It’s hard to know how to apply the rich corpus of leftist writing on work to our situation at Jewish Currents. Most anti-work theory deals with the labor done in for-profit contexts. But our magazine is a nonprofit, funded primarily by individual donors, grants, and subscriptions—a kind of workplace that doesn’t generate surplus value for anyone, and which remains strikingly undertheorized. (The most notable work on the subject, the 2007 anthology The Revolution Will Not Be Funded—published by the network of feminists of color Incite!—critiques the nonprofitization of social justice work as a constraint on radicalism but largely leaves aside the question of nonprofit labor conditions.) And yet, nonprofit employees seem to be the quintessential exemplars of the contemporary ethos that Weeks considers a pillar of work’s social hegemony: Whereas the infamous “Protestant work ethic” that Max Weber identified at the dawn of the 20th century frames industriousness as an expression of religious virtue, a sign that the worker is among those chosen for divine salvation, Weeks argues that this moral code has evolved in our secular age into a “postindustrial work ethic” that sanctifies work as “a path to individual self-expression, self development, and creativity.” Few have adopted this dogma more zealously than nonprofit workers, who typically accept lower pay in exchange for the promise of political alignment or personal fulfillment at the office.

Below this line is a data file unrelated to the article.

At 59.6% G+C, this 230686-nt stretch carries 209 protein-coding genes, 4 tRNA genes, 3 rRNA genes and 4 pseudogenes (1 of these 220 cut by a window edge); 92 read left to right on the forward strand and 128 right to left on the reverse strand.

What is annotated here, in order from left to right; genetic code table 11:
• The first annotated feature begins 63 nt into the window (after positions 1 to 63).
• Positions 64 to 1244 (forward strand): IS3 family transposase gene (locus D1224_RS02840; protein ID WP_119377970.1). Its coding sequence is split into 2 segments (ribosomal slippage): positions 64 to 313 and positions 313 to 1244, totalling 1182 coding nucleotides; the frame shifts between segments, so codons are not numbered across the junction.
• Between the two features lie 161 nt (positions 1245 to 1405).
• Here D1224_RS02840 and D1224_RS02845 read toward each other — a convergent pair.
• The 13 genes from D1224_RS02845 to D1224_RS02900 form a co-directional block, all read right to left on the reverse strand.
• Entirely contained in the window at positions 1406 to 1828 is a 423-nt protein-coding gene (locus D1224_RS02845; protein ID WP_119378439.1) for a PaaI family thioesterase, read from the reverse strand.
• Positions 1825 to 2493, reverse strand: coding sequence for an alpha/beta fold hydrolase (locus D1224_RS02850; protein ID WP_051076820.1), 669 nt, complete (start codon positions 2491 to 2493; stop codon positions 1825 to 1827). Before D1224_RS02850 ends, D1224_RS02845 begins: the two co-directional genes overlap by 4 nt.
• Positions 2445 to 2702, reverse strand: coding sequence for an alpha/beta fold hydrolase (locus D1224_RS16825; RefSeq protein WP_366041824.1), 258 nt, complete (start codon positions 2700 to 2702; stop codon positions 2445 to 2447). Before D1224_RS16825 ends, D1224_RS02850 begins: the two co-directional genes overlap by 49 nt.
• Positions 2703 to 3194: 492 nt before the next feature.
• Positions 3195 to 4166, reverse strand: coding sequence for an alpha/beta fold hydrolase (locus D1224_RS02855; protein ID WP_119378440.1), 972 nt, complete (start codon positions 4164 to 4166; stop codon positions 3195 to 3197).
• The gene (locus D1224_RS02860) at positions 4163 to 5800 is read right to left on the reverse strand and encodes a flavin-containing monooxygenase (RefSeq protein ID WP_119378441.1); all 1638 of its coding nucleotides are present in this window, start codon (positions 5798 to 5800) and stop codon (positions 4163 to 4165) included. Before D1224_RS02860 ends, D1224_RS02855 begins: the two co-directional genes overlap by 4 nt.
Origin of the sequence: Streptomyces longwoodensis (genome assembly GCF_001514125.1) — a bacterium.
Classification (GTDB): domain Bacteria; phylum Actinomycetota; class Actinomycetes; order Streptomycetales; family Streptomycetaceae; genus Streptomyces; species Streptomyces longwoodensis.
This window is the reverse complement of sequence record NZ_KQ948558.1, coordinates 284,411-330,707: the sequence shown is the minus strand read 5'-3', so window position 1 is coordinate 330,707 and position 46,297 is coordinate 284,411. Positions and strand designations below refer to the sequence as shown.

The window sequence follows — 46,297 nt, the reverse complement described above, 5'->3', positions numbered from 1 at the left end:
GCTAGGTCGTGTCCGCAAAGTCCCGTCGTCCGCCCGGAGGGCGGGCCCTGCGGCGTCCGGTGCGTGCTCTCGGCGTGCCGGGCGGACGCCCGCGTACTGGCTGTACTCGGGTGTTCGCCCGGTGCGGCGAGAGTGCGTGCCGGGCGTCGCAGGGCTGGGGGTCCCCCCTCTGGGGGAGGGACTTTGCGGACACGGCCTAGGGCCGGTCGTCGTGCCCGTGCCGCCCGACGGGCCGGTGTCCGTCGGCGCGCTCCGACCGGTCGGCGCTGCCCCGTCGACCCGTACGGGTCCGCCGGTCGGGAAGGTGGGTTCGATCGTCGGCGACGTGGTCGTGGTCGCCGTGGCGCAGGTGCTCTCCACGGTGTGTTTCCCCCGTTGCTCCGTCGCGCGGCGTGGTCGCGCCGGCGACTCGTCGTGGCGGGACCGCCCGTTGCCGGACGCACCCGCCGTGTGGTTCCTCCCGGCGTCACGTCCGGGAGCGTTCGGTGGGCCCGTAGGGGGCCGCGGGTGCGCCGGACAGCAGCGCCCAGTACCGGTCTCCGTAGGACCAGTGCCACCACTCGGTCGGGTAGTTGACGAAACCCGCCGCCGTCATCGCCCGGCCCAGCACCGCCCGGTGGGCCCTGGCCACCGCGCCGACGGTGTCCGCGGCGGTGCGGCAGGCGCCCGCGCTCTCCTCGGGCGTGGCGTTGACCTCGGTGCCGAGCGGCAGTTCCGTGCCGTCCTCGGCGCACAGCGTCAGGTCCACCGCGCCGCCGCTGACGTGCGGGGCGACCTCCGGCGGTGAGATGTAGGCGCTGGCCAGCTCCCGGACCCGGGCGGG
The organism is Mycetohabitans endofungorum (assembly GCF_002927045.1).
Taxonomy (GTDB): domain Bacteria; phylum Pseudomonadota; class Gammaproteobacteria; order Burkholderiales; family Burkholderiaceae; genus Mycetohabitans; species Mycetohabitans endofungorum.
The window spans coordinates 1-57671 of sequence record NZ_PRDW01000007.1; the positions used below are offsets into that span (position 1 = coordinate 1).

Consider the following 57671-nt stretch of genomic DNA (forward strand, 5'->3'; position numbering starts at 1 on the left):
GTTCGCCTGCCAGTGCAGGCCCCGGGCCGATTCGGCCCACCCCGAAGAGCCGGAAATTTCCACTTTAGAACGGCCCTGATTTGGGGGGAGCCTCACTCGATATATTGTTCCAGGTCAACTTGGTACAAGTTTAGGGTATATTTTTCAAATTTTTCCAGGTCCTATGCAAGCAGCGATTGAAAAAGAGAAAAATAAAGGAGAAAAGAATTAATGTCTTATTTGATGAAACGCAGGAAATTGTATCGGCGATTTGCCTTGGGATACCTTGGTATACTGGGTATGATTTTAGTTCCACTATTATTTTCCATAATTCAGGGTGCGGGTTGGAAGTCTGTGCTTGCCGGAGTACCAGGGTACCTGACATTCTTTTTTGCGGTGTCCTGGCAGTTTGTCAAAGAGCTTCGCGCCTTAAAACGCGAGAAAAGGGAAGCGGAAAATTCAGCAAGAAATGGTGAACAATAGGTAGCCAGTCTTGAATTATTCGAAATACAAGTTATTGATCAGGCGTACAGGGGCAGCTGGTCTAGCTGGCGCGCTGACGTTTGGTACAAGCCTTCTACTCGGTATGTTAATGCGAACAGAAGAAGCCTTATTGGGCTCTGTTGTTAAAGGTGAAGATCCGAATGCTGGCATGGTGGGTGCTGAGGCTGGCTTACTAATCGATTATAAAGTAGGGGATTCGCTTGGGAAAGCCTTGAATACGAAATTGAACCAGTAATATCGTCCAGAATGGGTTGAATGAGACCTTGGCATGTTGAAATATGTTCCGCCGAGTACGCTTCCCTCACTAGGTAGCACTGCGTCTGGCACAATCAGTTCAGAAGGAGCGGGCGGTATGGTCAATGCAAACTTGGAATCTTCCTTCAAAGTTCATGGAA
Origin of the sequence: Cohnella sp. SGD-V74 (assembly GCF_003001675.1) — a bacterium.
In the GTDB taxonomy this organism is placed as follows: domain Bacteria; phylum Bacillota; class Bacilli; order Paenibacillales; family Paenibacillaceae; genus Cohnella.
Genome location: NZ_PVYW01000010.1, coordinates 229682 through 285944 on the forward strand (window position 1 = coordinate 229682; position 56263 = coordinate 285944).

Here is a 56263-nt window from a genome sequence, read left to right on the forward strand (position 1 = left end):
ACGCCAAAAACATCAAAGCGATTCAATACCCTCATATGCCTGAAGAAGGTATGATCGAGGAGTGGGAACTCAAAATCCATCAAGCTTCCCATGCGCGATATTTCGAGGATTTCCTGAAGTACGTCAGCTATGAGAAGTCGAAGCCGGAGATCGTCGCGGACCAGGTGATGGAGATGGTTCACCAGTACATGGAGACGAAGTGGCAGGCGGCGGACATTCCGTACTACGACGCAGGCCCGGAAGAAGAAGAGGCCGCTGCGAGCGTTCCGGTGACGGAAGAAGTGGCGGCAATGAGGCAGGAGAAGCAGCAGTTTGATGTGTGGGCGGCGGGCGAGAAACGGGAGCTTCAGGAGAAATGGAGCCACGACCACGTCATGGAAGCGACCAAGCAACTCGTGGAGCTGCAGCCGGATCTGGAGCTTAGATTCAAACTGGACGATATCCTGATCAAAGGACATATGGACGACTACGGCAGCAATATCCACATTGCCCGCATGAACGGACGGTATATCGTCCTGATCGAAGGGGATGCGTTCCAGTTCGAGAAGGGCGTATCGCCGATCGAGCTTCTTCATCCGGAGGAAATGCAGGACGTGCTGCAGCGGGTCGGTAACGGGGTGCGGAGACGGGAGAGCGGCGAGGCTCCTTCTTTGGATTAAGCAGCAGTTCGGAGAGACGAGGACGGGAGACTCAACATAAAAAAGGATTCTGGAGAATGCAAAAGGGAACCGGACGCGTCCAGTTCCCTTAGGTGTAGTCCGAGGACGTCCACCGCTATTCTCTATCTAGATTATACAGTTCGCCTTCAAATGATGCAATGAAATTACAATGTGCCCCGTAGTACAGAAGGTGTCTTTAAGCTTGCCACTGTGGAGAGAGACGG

In her 2021 book Work Won’t Love You Back, labor reporter Sarah Jaffe helpfully intervenes in the neglected space of the nonprofit workplace, arguing that its structure mirrors that of the corporation even if there is no profit motive in play. Because nonprofits compete for funding from wealthy philanthropists—who gain tax benefits through giving—their workers must woo and please benefactors who measure value according to capitalist metrics. As a result, Jaffe writes, employees at such organizations “wind up . . . under a kind of pressure to produce that mimics the pressure of the assembly line.” Jaffe suggests that workers—including at nonprofits—should avoid caring about their jobs so much that work consumes their lives. In a November 2021 interview on the journalist Ezra Klein’s podcast, she suggested that work may be the wrong place to look for meaning, holding up the example of a friend whose dead-end desk job leaves him free to make music, do political organizing, and invest in relationships on his own time. But spending the day doing tasks that feel devoid of purpose can be its own recipe for misery, as the anthropologist David Graeber writes in Bullshit Jobs. Like Marx in his 1844 writings, Graeber argues that humans have an inherent need to exercise their capacity to make a mark: Though he acknowledges that people naturally “rankle over what they consider excessive or degrading work,” he ultimately believes that we “rankle even more at the prospect of having nothing useful to do.”